Red meat consumption may increase the risk of breast cancer, while poultry consumption may protect against breast cancer, according to a study published in the International Journal of Cancer.
Researchers analyzed dietary information from 42,012 women who were followed for an average of 7.6 years, according to a press release. During follow-up, 1,536 invasive breast cancers were diagnosed. Women who consumed the highest amount of red meat had a 23% higher risk compared with women who consumed the lowest amount; women who consumed the highest amount of poultry had a 15% lower risk than those with the lowest consumption. And women who substituted poultry for red meat saw a further decrease in risk.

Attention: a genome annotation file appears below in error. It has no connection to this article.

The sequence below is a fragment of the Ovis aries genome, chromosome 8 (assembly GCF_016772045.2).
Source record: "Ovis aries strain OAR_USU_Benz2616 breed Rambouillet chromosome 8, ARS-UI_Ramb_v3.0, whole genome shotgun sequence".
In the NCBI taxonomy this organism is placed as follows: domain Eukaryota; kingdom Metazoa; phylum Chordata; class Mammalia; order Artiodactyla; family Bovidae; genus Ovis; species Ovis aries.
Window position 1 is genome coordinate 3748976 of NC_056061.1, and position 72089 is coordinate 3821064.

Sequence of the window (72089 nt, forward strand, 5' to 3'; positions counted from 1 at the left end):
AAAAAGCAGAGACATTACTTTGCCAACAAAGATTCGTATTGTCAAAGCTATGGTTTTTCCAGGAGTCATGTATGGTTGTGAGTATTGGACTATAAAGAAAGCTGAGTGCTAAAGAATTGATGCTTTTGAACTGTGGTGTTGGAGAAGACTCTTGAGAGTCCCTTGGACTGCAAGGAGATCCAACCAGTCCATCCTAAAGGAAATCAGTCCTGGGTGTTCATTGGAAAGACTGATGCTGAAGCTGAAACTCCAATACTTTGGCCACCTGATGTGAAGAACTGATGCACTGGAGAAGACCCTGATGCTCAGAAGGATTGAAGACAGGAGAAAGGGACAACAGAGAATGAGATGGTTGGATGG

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These results were found after the researchers controlled for other known breast cancer risk factors.
Dale P. Sandler, Ph.D., with the National Institute of Environmental Health Sciences and lead author of the study, said: “Red meat has been identified as a probably carcinogen. Our study adds further evidence that red meat consumption may be associated with increased risk of breast cancer whereas poultry was associated with decreased risk. While the mechanism through which poultry consumption decreases breast cancer risk is not clear, our study does provide evidence that substituting poultry for red meat may be a simple change than can help reduce the incidence of breast cancer.”